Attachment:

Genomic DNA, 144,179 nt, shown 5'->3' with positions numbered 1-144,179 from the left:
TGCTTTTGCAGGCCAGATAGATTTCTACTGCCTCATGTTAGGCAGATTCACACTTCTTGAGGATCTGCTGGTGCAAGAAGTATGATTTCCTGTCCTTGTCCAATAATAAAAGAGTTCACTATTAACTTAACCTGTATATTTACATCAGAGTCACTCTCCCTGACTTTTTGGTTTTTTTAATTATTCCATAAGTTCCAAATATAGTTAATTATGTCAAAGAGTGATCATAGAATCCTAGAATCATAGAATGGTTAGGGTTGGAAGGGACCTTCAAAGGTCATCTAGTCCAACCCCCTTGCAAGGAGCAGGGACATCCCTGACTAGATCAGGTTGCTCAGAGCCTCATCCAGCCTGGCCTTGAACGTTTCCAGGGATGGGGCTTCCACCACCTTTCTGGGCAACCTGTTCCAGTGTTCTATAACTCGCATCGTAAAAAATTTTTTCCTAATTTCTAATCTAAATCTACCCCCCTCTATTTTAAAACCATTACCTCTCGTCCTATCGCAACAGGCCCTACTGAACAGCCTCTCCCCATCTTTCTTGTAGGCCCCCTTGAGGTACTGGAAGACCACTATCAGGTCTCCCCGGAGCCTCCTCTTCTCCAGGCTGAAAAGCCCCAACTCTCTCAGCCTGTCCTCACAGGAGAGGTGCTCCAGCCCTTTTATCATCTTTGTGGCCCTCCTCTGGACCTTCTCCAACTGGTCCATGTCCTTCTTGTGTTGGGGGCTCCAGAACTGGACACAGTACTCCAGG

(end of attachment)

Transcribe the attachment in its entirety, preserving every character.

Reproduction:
Genomic DNA, 144,179 nt, shown 5'->3' with positions numbered 1-144,179 from the left:
TGCTTTTGCAGGCCAGATAGATTTCTACTGCCTCATGTTAGGCAGATTCACACTTCTTGAGGATCTGCTGGTGCAAGAAGTATGATTTCCTGTCCTTGTCCAATAATAAAAGAGTTCACTATTAACTTAACCTGTATATTTACATCAGAGTCACTCTCCCTGACTTTTTGGTTTTTTTAATTATTCCATAAGTTCCAAATATAGTTAATTATGTCAAAGAGTGATCATAGAATCCTAGAATCATAGAATGGTTAGGGTTGGAAGGGACCTTCAAAGGTCATCTAGTCCAACCCCCTTGCAAGGAGCAGGGACATCCCTGACTAGATCAGGTTGCTCAGAGCCTCATCCAGCCTGGCCTTGAACGTTTCCAGGGATGGGGCTTCCACCACCTTTCTGGGCAACCTGTTCCAGTGTTCTATAACTCGCATCGTAAAAAATTTTTTCCTAATTTCTAATCTAAATCTACCCCCCTCTATTTTAAAACCATTACCTCTCGTCCTATCGCAACAGGCCCTACTGAACAGCCTCTCCCCATCTTTCTTGTAGGCCCCCTTGAGGTACTGGAAGACCACTATCAGGTCTCCCCGGAGCCTCCTCTTCTCCAGGCTGAAAAGCCCCAACTCTCTCAGCCTGTCCTCACAGGAGAGGTGCTCCAGCCCTTTTATCATCTTTGTGGCCCTCCTCTGGACCTTCTCCAACTGGTCCATGTCCTTCTTGTGTTGGGGGCTCCAGAACTGGACACAGTACTCCAGG